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VAT-exemption or tax credits for newspapers?

VAT-exemption skews the Norwegian media support system in the big newspapers' favour. A look at alternatives.

News­pa­pers are con­side­red to be impor­tant pro­vi­ders of infor­ma­tion, cul­ture and lan­guage, and have a redu­ced Value Added Tax (VAT) in most countries. In Nor­way, news­pa­pers are not sub­ject to VAT at all, but this policy might change. A Media Sup­port Com­mittee was appointed by the Govern­ment last autumn, and will sug­gest a new regime for media sup­port in a Green Paper that is expec­ted to be issued before New Year 2010.

The cur­rent tax exemp­tion amounts to about NOK 1.5 bil­lion of the NOK 1.8 bil­lion com­pri­sing total Nor­we­gian press sub­si­dies. Today, the tax exemp­tion is reserved for news­pa­pers’ print editions, and news­pa­per com­pa­nies are figh­ting despe­ra­tely to retain this pri­vi­lege. At the same time, they want to bring this eco­no­mic advan­tage over to their electro­nic initiatives.

In a time where digi­tal dis­tri­bu­tion is becoming increas­ingly impor­tant, it will be dif­fi­cult for the Media Sup­port Com­mittee to argue that the lar­gest sup­port com­po­nent should be reserved for printed news­pa­pers. This can be com­pared to finan­cially sup­por­ting com­po­sers under the con­dition that they release their music on vinyl records!

A pos­sible solu­tion could be to intro­duce a platform-neutral redu­ced VAT. The Media Busi­nes­ses’ Associa­tion recently agreed on a com­pro­mise pro­po­sal in which a redu­ced VAT on “cul­ture” will be an impor­tant part of the future media sup­port. This com­pro­mise is expen­sive. Accor­ding to the pro­po­sal, print news­pa­pers will keep their tax exemp­tion, while online news­pa­pers, magazi­nes and the spec­ia­list press will get a redu­ced VAT, rat­her than today’s full VAT.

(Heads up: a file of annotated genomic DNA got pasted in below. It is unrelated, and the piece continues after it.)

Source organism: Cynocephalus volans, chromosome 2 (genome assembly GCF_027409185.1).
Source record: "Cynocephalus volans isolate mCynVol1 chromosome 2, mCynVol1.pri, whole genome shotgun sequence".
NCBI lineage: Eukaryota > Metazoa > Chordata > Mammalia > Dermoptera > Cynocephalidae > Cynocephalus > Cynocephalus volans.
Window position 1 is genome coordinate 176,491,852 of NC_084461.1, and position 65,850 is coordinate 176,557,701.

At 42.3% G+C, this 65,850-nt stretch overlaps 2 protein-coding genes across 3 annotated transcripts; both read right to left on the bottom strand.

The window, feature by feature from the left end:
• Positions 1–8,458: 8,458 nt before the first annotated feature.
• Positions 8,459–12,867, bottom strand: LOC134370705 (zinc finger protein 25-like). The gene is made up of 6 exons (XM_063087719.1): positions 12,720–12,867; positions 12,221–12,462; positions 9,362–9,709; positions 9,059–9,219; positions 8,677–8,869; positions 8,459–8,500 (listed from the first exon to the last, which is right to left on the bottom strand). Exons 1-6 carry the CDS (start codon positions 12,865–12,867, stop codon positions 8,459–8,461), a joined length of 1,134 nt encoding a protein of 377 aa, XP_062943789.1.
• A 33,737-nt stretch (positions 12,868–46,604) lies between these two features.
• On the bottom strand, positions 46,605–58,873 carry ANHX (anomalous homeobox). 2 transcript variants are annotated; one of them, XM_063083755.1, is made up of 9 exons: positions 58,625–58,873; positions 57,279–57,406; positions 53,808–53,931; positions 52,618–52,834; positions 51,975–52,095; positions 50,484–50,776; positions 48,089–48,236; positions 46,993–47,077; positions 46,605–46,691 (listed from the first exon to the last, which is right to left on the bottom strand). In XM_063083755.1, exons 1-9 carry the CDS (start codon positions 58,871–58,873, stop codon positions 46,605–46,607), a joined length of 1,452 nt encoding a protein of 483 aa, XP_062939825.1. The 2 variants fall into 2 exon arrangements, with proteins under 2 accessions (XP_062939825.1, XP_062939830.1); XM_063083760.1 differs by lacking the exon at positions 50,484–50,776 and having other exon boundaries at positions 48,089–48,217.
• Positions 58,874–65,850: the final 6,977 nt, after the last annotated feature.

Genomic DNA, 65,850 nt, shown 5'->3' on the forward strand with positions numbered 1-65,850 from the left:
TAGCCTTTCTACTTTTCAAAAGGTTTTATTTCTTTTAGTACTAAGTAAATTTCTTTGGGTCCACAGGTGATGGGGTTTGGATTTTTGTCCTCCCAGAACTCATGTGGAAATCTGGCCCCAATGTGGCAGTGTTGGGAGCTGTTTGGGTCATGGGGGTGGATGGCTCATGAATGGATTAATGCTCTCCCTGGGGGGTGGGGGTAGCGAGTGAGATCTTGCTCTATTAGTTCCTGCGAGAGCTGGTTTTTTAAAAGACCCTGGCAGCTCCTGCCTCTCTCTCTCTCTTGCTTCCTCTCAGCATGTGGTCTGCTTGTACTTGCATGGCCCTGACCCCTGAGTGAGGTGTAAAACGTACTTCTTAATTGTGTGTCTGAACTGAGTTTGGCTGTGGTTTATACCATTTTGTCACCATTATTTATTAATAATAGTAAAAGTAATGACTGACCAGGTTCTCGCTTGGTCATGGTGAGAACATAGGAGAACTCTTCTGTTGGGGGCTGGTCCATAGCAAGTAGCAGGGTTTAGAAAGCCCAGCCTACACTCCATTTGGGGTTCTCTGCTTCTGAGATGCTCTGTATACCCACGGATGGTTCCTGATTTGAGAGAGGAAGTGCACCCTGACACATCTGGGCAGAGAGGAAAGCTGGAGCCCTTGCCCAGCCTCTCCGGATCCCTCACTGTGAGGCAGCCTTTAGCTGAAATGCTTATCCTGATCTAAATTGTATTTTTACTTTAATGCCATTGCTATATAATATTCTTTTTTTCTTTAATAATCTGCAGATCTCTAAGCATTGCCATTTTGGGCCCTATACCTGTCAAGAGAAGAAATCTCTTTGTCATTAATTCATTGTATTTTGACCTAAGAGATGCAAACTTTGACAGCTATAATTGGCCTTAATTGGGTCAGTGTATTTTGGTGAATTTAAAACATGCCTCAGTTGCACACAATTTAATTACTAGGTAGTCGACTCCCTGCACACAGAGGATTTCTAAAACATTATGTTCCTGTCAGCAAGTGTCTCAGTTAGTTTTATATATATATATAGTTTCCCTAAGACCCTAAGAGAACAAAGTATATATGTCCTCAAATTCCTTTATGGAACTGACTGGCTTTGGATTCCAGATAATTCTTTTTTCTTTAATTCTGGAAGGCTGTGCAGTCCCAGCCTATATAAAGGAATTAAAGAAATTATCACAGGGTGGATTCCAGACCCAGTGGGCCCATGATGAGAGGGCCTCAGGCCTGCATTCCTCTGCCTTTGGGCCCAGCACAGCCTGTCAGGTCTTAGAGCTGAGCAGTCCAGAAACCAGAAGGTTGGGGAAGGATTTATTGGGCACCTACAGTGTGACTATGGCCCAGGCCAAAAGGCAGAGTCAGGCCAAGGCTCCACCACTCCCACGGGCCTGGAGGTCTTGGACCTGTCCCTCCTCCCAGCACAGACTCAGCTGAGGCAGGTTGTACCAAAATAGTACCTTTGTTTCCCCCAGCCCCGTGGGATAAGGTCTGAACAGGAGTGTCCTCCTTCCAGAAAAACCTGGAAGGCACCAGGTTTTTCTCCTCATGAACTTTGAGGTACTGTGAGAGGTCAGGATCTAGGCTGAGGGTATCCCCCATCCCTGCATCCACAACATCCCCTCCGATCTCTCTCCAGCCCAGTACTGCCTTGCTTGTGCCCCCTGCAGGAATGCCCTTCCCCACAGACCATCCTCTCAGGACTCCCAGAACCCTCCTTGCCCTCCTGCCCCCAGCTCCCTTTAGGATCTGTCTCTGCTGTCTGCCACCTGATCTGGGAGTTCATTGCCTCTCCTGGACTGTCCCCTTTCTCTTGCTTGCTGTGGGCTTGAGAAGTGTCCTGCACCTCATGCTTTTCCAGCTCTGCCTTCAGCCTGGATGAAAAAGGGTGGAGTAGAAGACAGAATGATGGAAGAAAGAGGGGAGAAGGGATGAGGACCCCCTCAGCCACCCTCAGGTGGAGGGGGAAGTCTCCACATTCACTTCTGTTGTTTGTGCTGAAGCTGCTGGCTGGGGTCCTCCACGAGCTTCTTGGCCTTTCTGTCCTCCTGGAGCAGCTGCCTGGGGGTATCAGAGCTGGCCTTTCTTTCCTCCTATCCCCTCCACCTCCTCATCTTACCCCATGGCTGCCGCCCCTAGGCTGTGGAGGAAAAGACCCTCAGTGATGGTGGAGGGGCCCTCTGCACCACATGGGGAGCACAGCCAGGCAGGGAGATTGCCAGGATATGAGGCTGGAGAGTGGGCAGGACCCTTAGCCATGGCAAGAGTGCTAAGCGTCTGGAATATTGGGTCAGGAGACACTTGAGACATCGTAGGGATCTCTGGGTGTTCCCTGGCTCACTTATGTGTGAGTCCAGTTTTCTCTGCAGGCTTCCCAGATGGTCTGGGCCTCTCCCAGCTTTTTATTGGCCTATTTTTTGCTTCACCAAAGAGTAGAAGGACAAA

Intro­du­cing a redu­ced VAT for the press will also create pro­blems of delimi­ta­tion. Deci­ding who qua­li­fies for tax exemp­tion can be dif­fi­cult enough under the cur­rent regime, but it may pre­sent a far more urgent pro­blem in a digi­tal world where the dis­tri­bu­tion of jour­na­lism, music, telep­hony and sheer enter­tain­ment increas­ingly con­ver­ges. It is the­re­fore impor­tant to com­ply with the inten­ded aim of the VAT, namely to raise money to the Trea­sury. Sub­si­dies should be pro­vi­ded through other, more targe­ted arrangements.

Accor­ding to the Media Sup­port Committee’s man­date, media sup­port is pri­ma­rily aimed at main­tai­ning a diver­sity of media and cul­ture to ensure broad pub­lic access to news and high qua­lity debate. Exis­ting sub­si­dies are largely a pro­duct of poli­ti­cal horse tra­ding and his­to­ri­cal coin­ci­den­ces. The impor­tance of the tax exemp­tion has grown over time and has resulted in an extremely dis­tor­ted dis­tri­bu­tion of total sub­si­dies towards the major news­pa­pers. This is hardly inten­tio­nal. Had the press been sub­si­dized in the form of jobs, the Media Sup­port Com­mittee would have some 2,000 jour­na­lists to spread among the country’s news­rooms. The cur­rent norm of dis­tri­bu­tion cor­re­sponds to a situa­tion in which 540 such jour­na­lists would have been desig­nated to the two lar­gest news­pa­pers, VG and Aften­pos­ten, both located in Oslo. From a qua­lity per­s­pec­tive, sup­por­ting large edi­to­rial environ­ments is impor­tant, but such an extreme sub­si­di­sing of the lar­gest media com­pa­nies in the coun­try is hardly a cost-effective way to create media diversity.